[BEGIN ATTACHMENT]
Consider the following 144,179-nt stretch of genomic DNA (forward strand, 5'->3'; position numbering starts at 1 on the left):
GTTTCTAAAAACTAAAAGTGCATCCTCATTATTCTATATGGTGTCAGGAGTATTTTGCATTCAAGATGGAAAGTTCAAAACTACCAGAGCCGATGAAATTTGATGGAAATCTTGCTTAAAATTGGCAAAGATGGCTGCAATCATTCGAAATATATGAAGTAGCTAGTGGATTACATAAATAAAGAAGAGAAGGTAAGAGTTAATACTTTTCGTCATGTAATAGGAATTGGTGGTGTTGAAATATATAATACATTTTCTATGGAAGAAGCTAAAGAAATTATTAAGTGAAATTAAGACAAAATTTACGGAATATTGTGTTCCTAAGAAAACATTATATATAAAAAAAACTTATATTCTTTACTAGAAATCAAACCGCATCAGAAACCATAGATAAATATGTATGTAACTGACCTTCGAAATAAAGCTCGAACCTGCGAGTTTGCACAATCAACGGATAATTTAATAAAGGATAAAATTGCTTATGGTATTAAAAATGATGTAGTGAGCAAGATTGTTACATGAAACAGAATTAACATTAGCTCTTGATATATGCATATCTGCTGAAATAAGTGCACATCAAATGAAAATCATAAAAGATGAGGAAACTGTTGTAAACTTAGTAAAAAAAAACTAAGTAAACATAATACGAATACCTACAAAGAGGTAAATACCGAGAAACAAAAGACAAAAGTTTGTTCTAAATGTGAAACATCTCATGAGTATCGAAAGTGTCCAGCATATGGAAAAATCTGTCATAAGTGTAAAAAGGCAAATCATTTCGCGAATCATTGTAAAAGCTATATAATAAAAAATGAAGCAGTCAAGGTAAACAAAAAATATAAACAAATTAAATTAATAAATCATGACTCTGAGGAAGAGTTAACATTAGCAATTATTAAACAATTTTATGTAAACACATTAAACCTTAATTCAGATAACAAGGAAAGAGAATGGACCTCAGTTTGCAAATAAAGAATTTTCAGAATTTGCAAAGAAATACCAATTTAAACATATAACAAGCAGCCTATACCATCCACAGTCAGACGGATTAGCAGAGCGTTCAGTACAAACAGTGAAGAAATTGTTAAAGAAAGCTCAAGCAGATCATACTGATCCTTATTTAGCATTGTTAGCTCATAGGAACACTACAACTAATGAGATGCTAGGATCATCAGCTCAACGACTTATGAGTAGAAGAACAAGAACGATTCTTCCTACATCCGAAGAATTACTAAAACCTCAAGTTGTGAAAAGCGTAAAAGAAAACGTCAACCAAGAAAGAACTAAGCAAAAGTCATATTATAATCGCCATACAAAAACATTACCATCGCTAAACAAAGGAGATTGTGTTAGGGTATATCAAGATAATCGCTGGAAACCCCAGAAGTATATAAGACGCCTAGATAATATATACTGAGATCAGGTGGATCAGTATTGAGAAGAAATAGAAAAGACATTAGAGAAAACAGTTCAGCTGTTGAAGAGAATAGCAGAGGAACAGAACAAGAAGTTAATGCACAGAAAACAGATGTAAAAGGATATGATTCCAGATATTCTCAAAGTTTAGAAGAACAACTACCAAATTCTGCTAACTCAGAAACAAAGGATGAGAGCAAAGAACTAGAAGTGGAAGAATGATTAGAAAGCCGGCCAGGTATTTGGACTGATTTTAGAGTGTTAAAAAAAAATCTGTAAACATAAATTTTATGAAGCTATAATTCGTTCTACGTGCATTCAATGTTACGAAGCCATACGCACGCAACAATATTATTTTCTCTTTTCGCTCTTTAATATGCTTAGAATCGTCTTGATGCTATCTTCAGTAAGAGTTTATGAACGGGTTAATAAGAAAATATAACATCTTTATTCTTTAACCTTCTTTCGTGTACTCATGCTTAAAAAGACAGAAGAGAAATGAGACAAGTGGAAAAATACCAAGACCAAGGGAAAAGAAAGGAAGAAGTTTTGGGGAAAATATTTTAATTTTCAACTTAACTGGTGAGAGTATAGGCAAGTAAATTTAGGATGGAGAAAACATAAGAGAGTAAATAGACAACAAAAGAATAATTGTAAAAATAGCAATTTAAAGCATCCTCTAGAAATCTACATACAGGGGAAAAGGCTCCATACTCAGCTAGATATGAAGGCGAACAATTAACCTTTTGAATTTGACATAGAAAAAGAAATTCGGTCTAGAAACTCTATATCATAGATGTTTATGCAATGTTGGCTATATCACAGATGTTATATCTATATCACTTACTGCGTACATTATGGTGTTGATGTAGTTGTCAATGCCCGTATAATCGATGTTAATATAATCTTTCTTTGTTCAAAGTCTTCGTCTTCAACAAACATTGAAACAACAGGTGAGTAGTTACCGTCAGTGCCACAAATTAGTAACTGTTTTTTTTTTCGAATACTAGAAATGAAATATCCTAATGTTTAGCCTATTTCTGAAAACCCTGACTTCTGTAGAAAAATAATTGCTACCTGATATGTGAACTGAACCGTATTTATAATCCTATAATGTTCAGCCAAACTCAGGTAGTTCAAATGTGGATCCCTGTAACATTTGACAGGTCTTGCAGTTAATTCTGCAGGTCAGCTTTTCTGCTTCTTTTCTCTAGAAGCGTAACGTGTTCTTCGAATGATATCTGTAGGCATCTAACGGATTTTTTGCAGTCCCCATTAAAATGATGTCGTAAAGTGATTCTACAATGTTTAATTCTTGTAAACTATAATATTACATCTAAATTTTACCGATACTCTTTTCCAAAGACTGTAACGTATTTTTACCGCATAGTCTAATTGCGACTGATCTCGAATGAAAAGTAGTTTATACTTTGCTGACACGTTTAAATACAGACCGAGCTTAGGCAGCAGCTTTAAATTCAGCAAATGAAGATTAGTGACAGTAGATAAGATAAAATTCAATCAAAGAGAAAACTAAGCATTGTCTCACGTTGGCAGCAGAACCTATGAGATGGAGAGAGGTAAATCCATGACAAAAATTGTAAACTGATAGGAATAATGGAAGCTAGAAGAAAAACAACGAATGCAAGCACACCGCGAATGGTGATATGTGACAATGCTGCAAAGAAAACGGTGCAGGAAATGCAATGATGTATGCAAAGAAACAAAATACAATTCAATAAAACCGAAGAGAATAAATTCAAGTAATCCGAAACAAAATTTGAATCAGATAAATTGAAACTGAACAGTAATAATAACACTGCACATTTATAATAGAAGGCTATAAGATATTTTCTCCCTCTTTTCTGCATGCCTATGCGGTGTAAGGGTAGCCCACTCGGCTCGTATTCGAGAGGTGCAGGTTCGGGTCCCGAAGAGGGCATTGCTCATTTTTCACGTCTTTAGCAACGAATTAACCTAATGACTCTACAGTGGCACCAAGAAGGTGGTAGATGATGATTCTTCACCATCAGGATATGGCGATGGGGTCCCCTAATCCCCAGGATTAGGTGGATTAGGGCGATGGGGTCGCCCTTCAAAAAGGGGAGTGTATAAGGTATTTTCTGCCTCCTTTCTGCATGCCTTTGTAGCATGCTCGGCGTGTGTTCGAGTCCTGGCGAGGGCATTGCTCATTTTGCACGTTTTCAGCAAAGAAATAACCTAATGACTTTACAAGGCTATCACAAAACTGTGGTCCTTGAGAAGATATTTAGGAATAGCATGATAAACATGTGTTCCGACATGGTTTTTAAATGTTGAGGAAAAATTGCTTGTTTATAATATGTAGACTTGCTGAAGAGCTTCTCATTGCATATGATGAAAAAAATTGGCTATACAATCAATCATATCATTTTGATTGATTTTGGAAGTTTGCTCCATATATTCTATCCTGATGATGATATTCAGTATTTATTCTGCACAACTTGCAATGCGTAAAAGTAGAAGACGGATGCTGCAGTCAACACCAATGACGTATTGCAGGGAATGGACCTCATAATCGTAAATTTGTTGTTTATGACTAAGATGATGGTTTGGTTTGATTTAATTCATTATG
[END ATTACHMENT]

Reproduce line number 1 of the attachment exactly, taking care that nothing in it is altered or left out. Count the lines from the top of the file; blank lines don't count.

Consider the following 144,179-nt stretch of genomic DNA (forward strand, 5'->3'; position numbering starts at 1 on the left):